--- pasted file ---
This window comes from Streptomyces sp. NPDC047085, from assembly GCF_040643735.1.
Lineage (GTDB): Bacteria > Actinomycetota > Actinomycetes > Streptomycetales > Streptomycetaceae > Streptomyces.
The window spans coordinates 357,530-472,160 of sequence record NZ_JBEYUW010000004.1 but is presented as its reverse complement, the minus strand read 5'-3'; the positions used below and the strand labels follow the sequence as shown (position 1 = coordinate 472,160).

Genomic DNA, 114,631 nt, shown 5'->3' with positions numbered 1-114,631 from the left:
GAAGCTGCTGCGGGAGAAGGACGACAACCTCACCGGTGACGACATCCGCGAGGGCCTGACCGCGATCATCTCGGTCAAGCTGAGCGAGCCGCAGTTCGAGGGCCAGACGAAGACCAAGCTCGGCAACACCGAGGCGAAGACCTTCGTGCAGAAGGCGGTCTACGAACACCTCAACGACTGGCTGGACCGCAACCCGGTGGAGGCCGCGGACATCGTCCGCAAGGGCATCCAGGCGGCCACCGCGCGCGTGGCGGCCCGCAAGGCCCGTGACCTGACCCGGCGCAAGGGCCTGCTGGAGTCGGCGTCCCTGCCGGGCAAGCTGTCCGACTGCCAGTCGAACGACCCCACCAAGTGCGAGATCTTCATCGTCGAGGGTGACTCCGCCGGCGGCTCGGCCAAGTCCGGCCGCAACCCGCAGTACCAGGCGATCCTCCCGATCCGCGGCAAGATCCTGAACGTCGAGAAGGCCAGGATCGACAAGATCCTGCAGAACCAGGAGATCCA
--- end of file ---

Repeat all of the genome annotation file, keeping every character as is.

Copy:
This window comes from Streptomyces sp. NPDC047085, from assembly GCF_040643735.1.
Lineage (GTDB): Bacteria > Actinomycetota > Actinomycetes > Streptomycetales > Streptomycetaceae > Streptomyces.
The window spans coordinates 357,530-472,160 of sequence record NZ_JBEYUW010000004.1 but is presented as its reverse complement, the minus strand read 5'-3'; the positions used below and the strand labels follow the sequence as shown (position 1 = coordinate 472,160).

Genomic DNA, 114,631 nt, shown 5'->3' with positions numbered 1-114,631 from the left:
GAAGCTGCTGCGGGAGAAGGACGACAACCTCACCGGTGACGACATCCGCGAGGGCCTGACCGCGATCATCTCGGTCAAGCTGAGCGAGCCGCAGTTCGAGGGCCAGACGAAGACCAAGCTCGGCAACACCGAGGCGAAGACCTTCGTGCAGAAGGCGGTCTACGAACACCTCAACGACTGGCTGGACCGCAACCCGGTGGAGGCCGCGGACATCGTCCGCAAGGGCATCCAGGCGGCCACCGCGCGCGTGGCGGCCCGCAAGGCCCGTGACCTGACCCGGCGCAAGGGCCTGCTGGAGTCGGCGTCCCTGCCGGGCAAGCTGTCCGACTGCCAGTCGAACGACCCCACCAAGTGCGAGATCTTCATCGTCGAGGGTGACTCCGCCGGCGGCTCGGCCAAGTCCGGCCGCAACCCGCAGTACCAGGCGATCCTCCCGATCCGCGGCAAGATCCTGAACGTCGAGAAGGCCAGGATCGACAAGATCCTGCAGAACCAGGAGATCCA